There’s no denying it. Visuals have always been in fashion’s driver seat. It makes complete sense, right? The drama of a runway show perfectly executed, culture and subcultures manifested through models in perfectly styled outfits, an iconic brick and mortar on London’s bustling Oxford Street. Fashion’s been, and always has been, a feast for the eyes.

But if you consider some of the big challenges both high street and luxury brands face today, you realize that by not factoring voice into the equation, they’re left with gaps that visuals can’t quite fill. Let’s get into it.

Times are changing

The need to stand out has never been more necessary. A shift from physical to online shopping, even in luxury (though most purchases are made in store, lots of pre-purchase research goes into decisions). Inboxes flooded with marketing, social feeds filled with branded content. New competitors popping up by the day. Then, you have consumer mindsets. A shift to secondhand clothing, with the market value predicted to double by 2027. Audiences asking bigger questions of the brands they shop with, always ready to critique influencers for partnerships or jump on the latest faux pas.

The details of an email subject line or social caption may feel small. But combined, they form a compelling story about your brand, your attitude, and the way you see the world. Rather than making these microdecisions around marketing and product descriptions on the fly, having everything organized around a central tone keeps things consistent and efficient. And makes for more interesting, better quality copy that consumers notice.

If we use one brand as an example, the Reformation copywriter has become the subject of many a Tweet and TikTok. Why? What could compel people to share marketing emails they typically ignore? The brand not only has a clear perspective on sustainability, it’s cultivated the perfectly calculated yet chaotic nature of the “chronically online” girl through its writing choices, and it’s paying off. Plus its tagline, “Being naked is the #1 most sustainable option. We’re #2.”, tells you everything you need to know about its tone.

A point of view

Photography, art direction, and the theater of a retail space do lots to create desire and connect with audiences. But words allow you to add nuance and clarity otherwise missed in a photograph. They leave less to the imagination, helping you share your point of view and connect with people in meaningful ways.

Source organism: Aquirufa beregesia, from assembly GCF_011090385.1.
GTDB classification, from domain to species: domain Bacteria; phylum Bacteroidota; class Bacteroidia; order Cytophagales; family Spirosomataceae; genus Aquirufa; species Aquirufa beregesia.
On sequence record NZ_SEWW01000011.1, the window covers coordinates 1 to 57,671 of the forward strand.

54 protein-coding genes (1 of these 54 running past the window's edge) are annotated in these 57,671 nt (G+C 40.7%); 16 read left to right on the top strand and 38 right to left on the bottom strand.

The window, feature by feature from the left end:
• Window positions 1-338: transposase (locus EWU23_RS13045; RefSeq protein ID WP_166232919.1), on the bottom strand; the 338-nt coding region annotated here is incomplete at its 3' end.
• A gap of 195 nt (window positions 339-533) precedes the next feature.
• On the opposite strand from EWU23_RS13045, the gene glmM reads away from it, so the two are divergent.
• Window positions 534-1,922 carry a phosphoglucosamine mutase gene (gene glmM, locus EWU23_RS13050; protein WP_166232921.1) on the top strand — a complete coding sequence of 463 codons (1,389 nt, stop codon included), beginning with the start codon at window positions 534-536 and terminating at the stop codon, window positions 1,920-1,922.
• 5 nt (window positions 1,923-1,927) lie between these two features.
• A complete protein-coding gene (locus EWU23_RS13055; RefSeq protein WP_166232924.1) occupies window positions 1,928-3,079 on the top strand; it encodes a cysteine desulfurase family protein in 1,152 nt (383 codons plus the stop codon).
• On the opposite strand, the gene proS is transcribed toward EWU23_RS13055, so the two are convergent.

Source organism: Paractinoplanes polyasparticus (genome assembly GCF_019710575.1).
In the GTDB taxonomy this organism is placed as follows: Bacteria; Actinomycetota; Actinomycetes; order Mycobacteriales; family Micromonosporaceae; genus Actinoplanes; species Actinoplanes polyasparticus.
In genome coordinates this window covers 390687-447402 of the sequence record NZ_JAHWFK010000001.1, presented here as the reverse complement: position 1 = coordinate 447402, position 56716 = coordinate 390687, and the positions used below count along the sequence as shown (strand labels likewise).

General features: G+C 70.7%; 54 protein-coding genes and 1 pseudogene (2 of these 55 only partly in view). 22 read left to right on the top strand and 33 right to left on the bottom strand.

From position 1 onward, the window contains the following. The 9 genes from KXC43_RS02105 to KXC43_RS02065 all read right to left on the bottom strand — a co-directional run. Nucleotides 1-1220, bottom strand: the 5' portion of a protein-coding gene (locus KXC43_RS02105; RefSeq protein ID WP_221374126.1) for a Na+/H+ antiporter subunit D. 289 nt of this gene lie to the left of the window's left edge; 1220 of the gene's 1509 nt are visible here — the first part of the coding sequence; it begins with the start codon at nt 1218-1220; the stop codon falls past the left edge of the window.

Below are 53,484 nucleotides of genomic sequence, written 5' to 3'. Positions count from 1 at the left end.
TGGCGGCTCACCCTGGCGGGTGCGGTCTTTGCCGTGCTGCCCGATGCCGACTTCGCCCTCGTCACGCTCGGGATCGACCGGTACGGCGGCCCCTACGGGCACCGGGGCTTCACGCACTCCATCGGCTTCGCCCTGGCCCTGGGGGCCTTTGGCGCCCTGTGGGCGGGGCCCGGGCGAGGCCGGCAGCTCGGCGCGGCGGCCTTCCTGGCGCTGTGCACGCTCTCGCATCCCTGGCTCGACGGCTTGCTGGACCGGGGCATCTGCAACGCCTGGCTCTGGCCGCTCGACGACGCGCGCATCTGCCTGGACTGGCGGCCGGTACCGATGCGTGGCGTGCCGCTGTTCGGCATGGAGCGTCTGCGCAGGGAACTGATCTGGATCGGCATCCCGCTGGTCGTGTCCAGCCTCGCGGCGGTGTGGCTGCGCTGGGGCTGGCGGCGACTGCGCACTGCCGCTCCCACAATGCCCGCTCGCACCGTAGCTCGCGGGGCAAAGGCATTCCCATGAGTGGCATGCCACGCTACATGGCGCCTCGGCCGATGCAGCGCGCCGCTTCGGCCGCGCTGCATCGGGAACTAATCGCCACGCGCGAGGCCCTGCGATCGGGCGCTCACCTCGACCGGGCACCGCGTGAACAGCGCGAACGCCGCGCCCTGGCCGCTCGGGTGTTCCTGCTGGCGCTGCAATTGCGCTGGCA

If we look at one of Coach’s latest campaigns, it hinges on this idea that “What we carry makes us stronger”. The art direction is beautiful and celebrities abound. But in that single line, the brand is beginning to resonate with a new generation of shoppers over a shared point of view. The fact that it’s a double entendre around bags is the icing on the cake.

But a distinct perspective isn’t only useful in selling things. It helps with longevity and crisis management, too. Let’s consider Levi’s, a high street brand with a legacy of individuality and authenticity. Wearing a pair of Levi’s feels more meaningful than your average pair of jeans. It’s this distinction that makes it timeless and audience agnostic. It even boosts resale prices. Most importantly, the brand won’t be subject to the rise and fall of trends.

Let’s not forget—when trouble strikes, or audiences begin to ask tough questions, you need a strong brand narrative and point of view to fall back on. If you haven’t done the work to show people what you’re all about, recovery becomes much more difficult and time consuming. Worse, you give others the opportunity to create your narrative for you.

Finding your voice

So, where do you start? There are many ways you can find a voice that serves your brand. Maybe an eccentric founder forms the basis of your style, like Lev Tanju of streetwear brand Palace. (If you haven’t seen its product descriptions, I highly recommend them). Or perhaps it’s closely tied to a place, like Penhaligon’s whimsy and British eccentricity. Maybe you find it in a state of mind, like TELFAR’s playful use of all caps in captions and straightforward tagline: “NOT FOR YOU—FOR EVERYONE”. Maybe it’s the way your brand is worn or used, and the community that it serves.

Rather than resorting to using the language du jour, mimicking Gen Z, or not paying that much attention at all, take the time. Develop a distinct voice that will make your marketing decisions much easier, helping you discern where and how you market, who you partner with, and so on. But more importantly, one that will help you control your own narrative, stand up to performance marketing, and withstand many catwalks to come.

Cover source: Subbotina Anna